Posted By on April 22, 2017

Home > Israel News

Arch-Zionists and anti-Zionists want to make us choose between the two pillars of our identity

Ive been thinking recently about dodo birds. You know, the fat, friendly and flightless bird first discovered on the island of Mauritius at the end of the…

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The Loneliness of the Long-distance Liberal Zionist – Haaretz

I, Too, Am One of ‘Them’ – the Religious Zionists – Haaretz

Posted By on April 22, 2017

Home > Opinion

The inconsequentiality with which some of Haaretz’s writers treat the Jewish faith and the religiously observant community does not attest to depth and talent

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I, Too, Am One of ‘Them’ – the Religious Zionists – Haaretz

Texas House of Representatives unanimously passes anti-BDS bill – Jerusalem Post Israel News

Posted By on April 22, 2017

The US and Texas State flags fly over the Texas State Capitol in Austin. (photo credit:REUTERS)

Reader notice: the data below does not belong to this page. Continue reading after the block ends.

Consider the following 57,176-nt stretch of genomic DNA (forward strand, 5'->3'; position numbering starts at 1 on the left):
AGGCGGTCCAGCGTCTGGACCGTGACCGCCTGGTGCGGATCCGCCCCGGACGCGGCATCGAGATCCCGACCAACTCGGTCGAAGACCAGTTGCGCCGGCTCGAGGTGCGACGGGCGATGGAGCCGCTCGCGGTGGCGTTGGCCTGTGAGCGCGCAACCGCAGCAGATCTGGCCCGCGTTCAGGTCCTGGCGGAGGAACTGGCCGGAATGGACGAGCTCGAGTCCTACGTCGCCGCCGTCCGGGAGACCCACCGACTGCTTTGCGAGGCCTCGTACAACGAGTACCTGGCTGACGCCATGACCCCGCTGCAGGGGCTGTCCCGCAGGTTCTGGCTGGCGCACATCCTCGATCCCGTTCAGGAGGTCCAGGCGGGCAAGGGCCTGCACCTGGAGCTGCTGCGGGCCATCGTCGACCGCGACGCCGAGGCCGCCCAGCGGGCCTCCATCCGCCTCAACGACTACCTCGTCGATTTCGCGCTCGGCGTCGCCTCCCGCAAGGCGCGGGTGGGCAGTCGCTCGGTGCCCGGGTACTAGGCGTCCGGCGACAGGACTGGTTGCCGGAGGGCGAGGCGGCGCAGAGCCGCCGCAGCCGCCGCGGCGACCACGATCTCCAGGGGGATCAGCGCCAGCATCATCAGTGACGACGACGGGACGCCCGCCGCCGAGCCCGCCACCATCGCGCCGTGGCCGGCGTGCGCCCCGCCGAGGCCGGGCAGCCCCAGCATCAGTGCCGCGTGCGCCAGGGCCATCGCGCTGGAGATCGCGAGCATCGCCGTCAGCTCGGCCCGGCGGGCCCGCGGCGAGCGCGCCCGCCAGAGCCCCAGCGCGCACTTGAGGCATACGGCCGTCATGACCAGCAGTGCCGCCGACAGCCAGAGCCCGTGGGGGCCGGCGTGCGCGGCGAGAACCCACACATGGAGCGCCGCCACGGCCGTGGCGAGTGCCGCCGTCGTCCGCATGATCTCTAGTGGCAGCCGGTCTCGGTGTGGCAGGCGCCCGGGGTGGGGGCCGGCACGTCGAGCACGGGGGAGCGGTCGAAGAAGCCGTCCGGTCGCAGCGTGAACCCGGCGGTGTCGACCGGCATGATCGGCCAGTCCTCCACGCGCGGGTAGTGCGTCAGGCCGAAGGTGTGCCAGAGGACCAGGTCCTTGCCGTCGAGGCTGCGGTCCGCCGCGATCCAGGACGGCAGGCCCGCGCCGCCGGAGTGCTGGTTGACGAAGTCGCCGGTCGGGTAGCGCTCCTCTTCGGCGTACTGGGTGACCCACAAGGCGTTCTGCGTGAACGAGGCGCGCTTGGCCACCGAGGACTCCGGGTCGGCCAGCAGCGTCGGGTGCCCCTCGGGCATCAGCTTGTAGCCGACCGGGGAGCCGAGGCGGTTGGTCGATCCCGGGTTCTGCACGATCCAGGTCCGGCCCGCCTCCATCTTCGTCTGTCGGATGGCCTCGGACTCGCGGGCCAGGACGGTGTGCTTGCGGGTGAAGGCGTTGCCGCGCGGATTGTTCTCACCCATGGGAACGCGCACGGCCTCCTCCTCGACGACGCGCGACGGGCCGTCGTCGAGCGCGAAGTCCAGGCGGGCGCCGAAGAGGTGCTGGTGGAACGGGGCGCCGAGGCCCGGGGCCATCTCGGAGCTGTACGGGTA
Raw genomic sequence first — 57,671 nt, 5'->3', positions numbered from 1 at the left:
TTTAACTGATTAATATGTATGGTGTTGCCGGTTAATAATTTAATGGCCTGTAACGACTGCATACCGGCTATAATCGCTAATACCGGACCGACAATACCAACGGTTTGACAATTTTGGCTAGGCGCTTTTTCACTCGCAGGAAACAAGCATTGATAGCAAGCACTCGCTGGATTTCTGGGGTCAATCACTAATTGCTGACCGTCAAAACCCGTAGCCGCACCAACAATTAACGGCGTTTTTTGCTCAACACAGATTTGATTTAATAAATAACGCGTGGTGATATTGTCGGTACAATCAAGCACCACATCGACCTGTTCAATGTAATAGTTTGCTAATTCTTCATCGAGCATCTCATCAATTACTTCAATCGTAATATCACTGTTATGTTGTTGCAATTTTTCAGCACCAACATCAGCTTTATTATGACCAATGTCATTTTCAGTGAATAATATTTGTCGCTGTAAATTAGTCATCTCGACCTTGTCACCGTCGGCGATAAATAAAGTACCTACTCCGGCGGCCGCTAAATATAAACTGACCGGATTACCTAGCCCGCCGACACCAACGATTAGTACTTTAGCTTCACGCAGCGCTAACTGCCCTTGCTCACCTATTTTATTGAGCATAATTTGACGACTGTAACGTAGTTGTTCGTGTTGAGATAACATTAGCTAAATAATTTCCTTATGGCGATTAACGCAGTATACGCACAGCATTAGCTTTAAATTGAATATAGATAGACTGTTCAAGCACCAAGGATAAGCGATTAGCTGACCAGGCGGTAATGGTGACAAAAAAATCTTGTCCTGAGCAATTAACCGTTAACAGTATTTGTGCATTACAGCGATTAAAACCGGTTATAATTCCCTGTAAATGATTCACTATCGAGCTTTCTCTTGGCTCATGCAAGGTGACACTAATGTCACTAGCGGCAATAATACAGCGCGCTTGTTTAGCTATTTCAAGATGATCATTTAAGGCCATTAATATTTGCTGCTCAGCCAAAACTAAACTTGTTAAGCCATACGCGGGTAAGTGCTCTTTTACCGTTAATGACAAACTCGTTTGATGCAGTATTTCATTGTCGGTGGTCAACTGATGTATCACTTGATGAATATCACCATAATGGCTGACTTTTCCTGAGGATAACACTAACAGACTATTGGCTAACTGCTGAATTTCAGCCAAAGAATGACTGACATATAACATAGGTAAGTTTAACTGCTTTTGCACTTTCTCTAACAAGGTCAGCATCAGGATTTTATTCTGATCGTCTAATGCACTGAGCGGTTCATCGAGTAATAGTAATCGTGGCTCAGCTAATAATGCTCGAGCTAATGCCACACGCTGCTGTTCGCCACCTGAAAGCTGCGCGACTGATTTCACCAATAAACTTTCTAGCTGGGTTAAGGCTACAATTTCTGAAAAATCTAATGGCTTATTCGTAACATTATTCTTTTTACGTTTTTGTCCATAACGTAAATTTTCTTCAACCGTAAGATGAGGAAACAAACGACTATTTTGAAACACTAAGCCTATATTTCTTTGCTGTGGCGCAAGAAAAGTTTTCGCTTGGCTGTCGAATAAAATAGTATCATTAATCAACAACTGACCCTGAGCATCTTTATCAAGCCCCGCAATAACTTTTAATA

In a groundbreaking legislative act to blunt economic warfare against Israel, the Texas House of Representatives unanimously passed on Thursday an anti-boycott bill that bars the state from engaging in business with companies that are involved in the BDS (Boycott, Divestment, Sanctions) movement targeting the Jewish state.

The bill was passed 131-0 and the author of the legislation was Representative Phil King. Pro-Israel organizations welcomed the vote.

Joel Schwitzer, the Regional Director of the American Jewish Committee in Dallas, told The Jerusalem Post, “AJC together with other community leaders worked diligently to ensure that every legislator received multiple contacts about the importance of passing this bill. Were excited that this brings this legislation one step closer to being law of the land in Texas, strengthening its relationship with Israel, Texas 4th largest trading partner. We appreciate the leadership of Representative Phil King in authoring the bill. It is gratifying to see our elected officials sending such a clear and principled message that Texas will not do business with those who boycott our friend Israel.”

Sen. Brandon Creighton, the author of the Senate anti-BDS bill, said Texas should not do business with companies that participate in the BDS movement.

I want to thank the government of Texas for seeing the true, hateful intentions of BDS and banning such state-sponsored bias, said The Israel Project CEO and President Josh Block. He added, The people of the Lone Star State and Israel share an unbreakable bond based upon mutual values, and by passing this legislation ensuring that taxpayer dollars do not fund discrimination Texas has reaffirmed this important friendship.”